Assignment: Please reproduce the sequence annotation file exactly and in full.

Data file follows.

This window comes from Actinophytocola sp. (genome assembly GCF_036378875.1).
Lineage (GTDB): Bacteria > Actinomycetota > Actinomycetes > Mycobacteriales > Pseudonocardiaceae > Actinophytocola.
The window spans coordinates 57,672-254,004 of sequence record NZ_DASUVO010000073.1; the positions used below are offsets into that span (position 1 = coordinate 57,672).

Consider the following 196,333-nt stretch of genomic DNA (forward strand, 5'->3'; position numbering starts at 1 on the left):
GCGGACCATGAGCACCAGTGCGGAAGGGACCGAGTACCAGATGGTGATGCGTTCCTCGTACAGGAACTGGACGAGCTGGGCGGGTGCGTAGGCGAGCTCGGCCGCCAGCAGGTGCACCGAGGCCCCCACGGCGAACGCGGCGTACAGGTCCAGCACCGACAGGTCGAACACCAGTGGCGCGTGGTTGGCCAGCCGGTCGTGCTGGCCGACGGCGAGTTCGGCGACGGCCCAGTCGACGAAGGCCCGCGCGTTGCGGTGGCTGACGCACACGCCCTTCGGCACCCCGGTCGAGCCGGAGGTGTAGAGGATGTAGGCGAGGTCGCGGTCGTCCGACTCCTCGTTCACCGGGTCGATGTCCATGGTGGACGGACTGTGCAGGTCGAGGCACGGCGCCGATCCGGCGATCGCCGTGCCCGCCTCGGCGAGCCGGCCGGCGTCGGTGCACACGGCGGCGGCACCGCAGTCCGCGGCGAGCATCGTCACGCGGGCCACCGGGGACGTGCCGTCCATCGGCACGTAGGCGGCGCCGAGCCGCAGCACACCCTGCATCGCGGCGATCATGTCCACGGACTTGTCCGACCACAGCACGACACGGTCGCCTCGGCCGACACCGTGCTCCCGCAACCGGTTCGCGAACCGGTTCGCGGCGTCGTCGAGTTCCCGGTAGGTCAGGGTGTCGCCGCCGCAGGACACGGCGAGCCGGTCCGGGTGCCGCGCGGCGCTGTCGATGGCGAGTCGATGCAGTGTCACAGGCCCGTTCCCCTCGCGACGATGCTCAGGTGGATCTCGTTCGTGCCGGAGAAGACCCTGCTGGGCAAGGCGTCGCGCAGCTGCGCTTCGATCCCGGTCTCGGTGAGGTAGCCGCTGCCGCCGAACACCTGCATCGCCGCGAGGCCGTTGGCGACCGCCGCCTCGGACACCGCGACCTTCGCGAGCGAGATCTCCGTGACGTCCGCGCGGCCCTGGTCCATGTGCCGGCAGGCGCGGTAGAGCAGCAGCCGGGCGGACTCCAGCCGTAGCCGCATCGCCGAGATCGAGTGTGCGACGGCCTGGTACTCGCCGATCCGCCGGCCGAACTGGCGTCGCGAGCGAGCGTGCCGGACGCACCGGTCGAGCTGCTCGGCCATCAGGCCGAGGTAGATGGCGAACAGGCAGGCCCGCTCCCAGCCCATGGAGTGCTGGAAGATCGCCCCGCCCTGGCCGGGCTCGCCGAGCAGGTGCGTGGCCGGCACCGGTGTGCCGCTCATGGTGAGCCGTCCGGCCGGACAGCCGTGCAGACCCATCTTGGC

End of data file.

This window comes from Actinophytocola sp. (genome assembly GCF_036378875.1).
Lineage (GTDB): Bacteria > Actinomycetota > Actinomycetes > Mycobacteriales > Pseudonocardiaceae > Actinophytocola.
The window spans coordinates 57,672-254,004 of sequence record NZ_DASUVO010000073.1; the positions used below are offsets into that span (position 1 = coordinate 57,672).

Consider the following 196,333-nt stretch of genomic DNA (forward strand, 5'->3'; position numbering starts at 1 on the left):
GCGGACCATGAGCACCAGTGCGGAAGGGACCGAGTACCAGATGGTGATGCGTTCCTCGTACAGGAACTGGACGAGCTGGGCGGGTGCGTAGGCGAGCTCGGCCGCCAGCAGGTGCACCGAGGCCCCCACGGCGAACGCGGCGTACAGGTCCAGCACCGACAGGTCGAACACCAGTGGCGCGTGGTTGGCCAGCCGGTCGTGCTGGCCGACGGCGAGTTCGGCGACGGCCCAGTCGACGAAGGCCCGCGCGTTGCGGTGGCTGACGCACACGCCCTTCGGCACCCCGGTCGAGCCGGAGGTGTAGAGGATGTAGGCGAGGTCGCGGTCGTCCGACTCCTCGTTCACCGGGTCGATGTCCATGGTGGACGGACTGTGCAGGTCGAGGCACGGCGCCGATCCGGCGATCGCCGTGCCCGCCTCGGCGAGCCGGCCGGCGTCGGTGCACACGGCGGCGGCACCGCAGTCCGCGGCGAGCATCGTCACGCGGGCCACCGGGGACGTGCCGTCCATCGGCACGTAGGCGGCGCCGAGCCGCAGCACACCCTGCATCGCGGCGATCATGTCCACGGACTTGTCCGACCACAGCACGACACGGTCGCCTCGGCCGACACCGTGCTCCCGCAACCGGTTCGCGAACCGGTTCGCGGCGTCGTCGAGTTCCCGGTAGGTCAGGGTGTCGCCGCCGCAGGACACGGCGAGCCGGTCCGGGTGCCGCGCGGCGCTGTCGATGGCGAGTCGATGCAGTGTCACAGGCCCGTTCCCCTCGCGACGATGCTCAGGTGGATCTCGTTCGTGCCGGAGAAGACCCTGCTGGGCAAGGCGTCGCGCAGCTGCGCTTCGATCCCGGTCTCGGTGAGGTAGCCGCTGCCGCCGAACACCTGCATCGCCGCGAGGCCGTTGGCGACCGCCGCCTCGGACACCGCGACCTTCGCGAGCGAGATCTCCGTGACGTCCGCGCGGCCCTGGTCCATGTGCCGGCAGGCGCGGTAGAGCAGCAGCCGGGCGGACTCCAGCCGTAGCCGCATCGCCGAGATCGAGTGTGCGACGGCCTGGTACTCGCCGATCCGCCGGCCGAACTGGCGTCGCGAGCGAGCGTGCCGGACGCACCGGTCGAGCTGCTCGGCCATCAGGCCGAGGTAGATGGCGAACAGGCAGGCCCGCTCCCAGCCCATGGAGTGCTGGAAGATCGCCCCGCCCTGGCCGGGCTCGCCGAGCAGGTGCGTGGCCGGCACCGGTGTGCCGCTCATGGTGAGCCGTCCGGCCGGACAGCCGTGCAGACCCATCTTGGC